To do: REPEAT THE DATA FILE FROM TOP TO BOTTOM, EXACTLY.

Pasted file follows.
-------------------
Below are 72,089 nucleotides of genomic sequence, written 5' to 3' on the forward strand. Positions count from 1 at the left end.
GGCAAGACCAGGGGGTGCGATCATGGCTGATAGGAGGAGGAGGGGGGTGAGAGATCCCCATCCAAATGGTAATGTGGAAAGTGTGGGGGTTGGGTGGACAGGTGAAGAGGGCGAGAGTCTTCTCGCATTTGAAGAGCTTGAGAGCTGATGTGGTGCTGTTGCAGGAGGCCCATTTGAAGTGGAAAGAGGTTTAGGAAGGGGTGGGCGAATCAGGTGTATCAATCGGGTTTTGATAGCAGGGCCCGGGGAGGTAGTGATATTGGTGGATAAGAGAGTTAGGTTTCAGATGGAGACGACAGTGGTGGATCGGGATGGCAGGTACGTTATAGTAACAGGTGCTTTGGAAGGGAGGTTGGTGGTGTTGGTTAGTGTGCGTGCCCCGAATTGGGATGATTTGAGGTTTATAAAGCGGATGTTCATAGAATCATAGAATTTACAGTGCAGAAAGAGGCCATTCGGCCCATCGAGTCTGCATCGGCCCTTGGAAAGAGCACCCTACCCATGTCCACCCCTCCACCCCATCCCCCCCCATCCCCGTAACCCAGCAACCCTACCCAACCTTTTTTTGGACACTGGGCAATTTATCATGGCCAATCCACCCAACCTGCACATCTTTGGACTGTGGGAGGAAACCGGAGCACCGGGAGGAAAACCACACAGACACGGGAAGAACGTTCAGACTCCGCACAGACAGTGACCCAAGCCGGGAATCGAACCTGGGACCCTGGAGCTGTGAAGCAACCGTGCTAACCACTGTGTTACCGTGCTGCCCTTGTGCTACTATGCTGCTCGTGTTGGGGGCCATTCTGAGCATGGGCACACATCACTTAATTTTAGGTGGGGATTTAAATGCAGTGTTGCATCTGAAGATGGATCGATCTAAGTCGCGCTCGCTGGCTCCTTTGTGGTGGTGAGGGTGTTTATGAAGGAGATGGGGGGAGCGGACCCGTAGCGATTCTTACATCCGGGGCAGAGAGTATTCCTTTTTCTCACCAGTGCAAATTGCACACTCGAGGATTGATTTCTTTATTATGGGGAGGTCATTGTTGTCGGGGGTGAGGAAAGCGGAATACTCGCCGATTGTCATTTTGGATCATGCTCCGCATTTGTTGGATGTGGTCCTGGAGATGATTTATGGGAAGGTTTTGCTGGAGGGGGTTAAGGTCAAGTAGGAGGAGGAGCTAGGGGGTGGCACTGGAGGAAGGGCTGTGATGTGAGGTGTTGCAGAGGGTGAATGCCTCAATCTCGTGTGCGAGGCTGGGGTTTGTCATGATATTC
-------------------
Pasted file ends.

Below are 72,089 nucleotides of genomic sequence, written 5' to 3' on the forward strand. Positions count from 1 at the left end.
GGCAAGACCAGGGGGTGCGATCATGGCTGATAGGAGGAGGAGGGGGGTGAGAGATCCCCATCCAAATGGTAATGTGGAAAGTGTGGGGGTTGGGTGGACAGGTGAAGAGGGCGAGAGTCTTCTCGCATTTGAAGAGCTTGAGAGCTGATGTGGTGCTGTTGCAGGAGGCCCATTTGAAGTGGAAAGAGGTTTAGGAAGGGGTGGGCGAATCAGGTGTATCAATCGGGTTTTGATAGCAGGGCCCGGGGAGGTAGTGATATTGGTGGATAAGAGAGTTAGGTTTCAGATGGAGACGACAGTGGTGGATCGGGATGGCAGGTACGTTATAGTAACAGGTGCTTTGGAAGGGAGGTTGGTGGTGTTGGTTAGTGTGCGTGCCCCGAATTGGGATGATTTGAGGTTTATAAAGCGGATGTTCATAGAATCATAGAATTTACAGTGCAGAAAGAGGCCATTCGGCCCATCGAGTCTGCATCGGCCCTTGGAAAGAGCACCCTACCCATGTCCACCCCTCCACCCCATCCCCCCCCATCCCCGTAACCCAGCAACCCTACCCAACCTTTTTTTGGACACTGGGCAATTTATCATGGCCAATCCACCCAACCTGCACATCTTTGGACTGTGGGAGGAAACCGGAGCACCGGGAGGAAAACCACACAGACACGGGAAGAACGTTCAGACTCCGCACAGACAGTGACCCAAGCCGGGAATCGAACCTGGGACCCTGGAGCTGTGAAGCAACCGTGCTAACCACTGTGTTACCGTGCTGCCCTTGTGCTACTATGCTGCTCGTGTTGGGGGCCATTCTGAGCATGGGCACACATCACTTAATTTTAGGTGGGGATTTAAATGCAGTGTTGCATCTGAAGATGGATCGATCTAAGTCGCGCTCGCTGGCTCCTTTGTGGTGGTGAGGGTGTTTATGAAGGAGATGGGGGGAGCGGACCCGTAGCGATTCTTACATCCGGGGCAGAGAGTATTCCTTTTTCTCACCAGTGCAAATTGCACACTCGAGGATTGATTTCTTTATTATGGGGAGGTCATTGTTGTCGGGGGTGAGGAAAGCGGAATACTCGCCGATTGTCATTTTGGATCATGCTCCGCATTTGTTGGATGTGGTCCTGGAGATGATTTATGGGAAGGTTTTGCTGGAGGGGGTTAAGGTCAAGTAGGAGGAGGAGCTAGGGGGTGGCACTGGAGGAAGGGCTGTGATGTGAGGTGTTGCAGAGGGTGAATGCCTCAATCTCGTGTGCGAGGCTGGGGTTTGTCATGATATTC